How far along are wealth and asset managers in the digitization process? What else still needs to happen to get us to the next stage?
The transformation is still in its infancy. Most of the traditional wealth and asset managers continue to preserve and protect existing revenue streams based on non-digital ‘business blueprints.’ In particular, the role of the human interface is stereotyped relative to robo-advisers or algorithms with the argument that humans in essence only relate to humans. This is fundamentally wrong, as humans relate in the wealth and asset management space to value and value only. Hence, what will get us to the next stage is an understanding of value creation by human advisers, and ‘human interaction as a service’ (HIaaS) around trade-offs.
What are the best ways firms can design a customer experience that will appeal to an existing customer base as well as the next generation?
Historically, wealth and asset managers have been rather one-dimensional in their channel approach to clients. Technology has fundamentally changed the way we access information and this seems to be true irrespective of demographics. As such, I do not strongly advocate ‘generational’ or ‘gender’ segmentation. I would rather recommend designing means of collaboration with your customers based on social needs, i.e. create inclusion, team dynamics or peer-to-peer-connectivity. You do not want to create a ‘customer-base legacy’ but rather create an eco-system of interrelated ambassadors.
How is automation changing the role of wealth and asset managers?
As indicated before, automation puts more emphasis on value creation. Technology is after all a commodity and does not idiosyncratically drive success. Wealth and asset managers need to create their ‘value space’ by skillfully combining technology and HIaaS or alternatively by designing services without any kind of personal intermediation. Whatever the approach is, strategy follows customers and unless you create value for your customer, you should not be in the game in the first place.
In an evolving digital landscape, how can firms most effectively utilise client and company data?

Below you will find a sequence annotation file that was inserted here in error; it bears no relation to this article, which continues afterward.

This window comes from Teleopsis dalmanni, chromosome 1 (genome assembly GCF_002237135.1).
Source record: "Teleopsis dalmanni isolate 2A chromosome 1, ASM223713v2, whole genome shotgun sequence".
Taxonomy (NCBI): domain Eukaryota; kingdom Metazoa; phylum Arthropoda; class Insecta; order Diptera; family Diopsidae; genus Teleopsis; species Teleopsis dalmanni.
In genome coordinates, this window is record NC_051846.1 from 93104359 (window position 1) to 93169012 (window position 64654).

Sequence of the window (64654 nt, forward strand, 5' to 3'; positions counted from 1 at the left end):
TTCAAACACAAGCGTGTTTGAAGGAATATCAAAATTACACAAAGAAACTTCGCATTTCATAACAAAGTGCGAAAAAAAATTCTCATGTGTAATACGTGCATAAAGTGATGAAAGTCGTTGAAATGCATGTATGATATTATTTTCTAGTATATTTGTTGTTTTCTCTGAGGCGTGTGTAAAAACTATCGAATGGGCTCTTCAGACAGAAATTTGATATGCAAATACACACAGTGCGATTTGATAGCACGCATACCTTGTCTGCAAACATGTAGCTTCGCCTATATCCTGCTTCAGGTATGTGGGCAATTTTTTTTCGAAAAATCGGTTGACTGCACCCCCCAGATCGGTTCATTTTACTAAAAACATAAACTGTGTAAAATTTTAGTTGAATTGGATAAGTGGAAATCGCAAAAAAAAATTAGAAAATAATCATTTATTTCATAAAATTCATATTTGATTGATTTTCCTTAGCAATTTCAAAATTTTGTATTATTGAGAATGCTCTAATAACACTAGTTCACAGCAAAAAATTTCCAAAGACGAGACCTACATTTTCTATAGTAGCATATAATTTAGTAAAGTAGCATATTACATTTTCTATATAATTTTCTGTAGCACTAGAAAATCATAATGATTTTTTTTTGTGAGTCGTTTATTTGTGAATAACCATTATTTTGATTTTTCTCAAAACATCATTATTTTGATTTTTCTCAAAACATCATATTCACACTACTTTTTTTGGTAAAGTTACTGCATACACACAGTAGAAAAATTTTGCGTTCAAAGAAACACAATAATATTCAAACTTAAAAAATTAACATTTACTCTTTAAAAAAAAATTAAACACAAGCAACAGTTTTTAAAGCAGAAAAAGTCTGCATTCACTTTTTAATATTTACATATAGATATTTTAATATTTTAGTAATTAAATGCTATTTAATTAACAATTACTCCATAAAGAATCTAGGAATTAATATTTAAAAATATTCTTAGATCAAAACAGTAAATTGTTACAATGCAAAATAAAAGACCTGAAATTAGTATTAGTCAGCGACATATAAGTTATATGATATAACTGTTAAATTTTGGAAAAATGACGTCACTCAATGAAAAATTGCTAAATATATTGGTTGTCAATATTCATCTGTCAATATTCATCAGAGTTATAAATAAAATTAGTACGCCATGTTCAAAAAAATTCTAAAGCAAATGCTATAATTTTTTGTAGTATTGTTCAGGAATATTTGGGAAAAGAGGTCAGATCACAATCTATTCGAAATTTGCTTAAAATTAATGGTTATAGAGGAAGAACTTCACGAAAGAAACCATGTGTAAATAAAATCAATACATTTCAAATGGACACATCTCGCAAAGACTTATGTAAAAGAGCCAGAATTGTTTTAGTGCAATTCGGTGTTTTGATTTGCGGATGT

The wealth and asset management space is obsessed with data. In a digital world, your starting point is though whether your data is big and holds value. This may sound counterintuitive, but your challenge is not just to target broadly, but also to personalise your services deeply. Moreover, for that to successfully and continuously happen, you need to think outside of dashboards, connect siloed data, and merge data from the past with data from the moment. Your goal is to answer important customer questions on the fly. I doubt that the majority of wealth and asset managers hold these capabilities today, which makes them vulnerable to fintechs and tech companies in general.
How do you choose the technology that will be the best fit for your firm?
That is a very difficult question to answer. However, whatever your path is, do not try to outsmart your competition with technology, as this will not work – it is a commodity. You can only outsmart your competitors with your value proposition. ‘Customer service magic’ is created by connecting the dots
Why will you be speaking at Finance Edge’s Digitizing Wealth & Asset Management Summit, and what do you hope to get out of the event?
It is a great privilege to be speaking at the summit and to connect with all the subject matter experts. I concluded a long time ago that mastering the digital future is only possible through collaboration. As we do not know what we do not know, it is in a digitised world that displays unprecedented developmental velocity, even more relevant to listen actively to what other people have to say.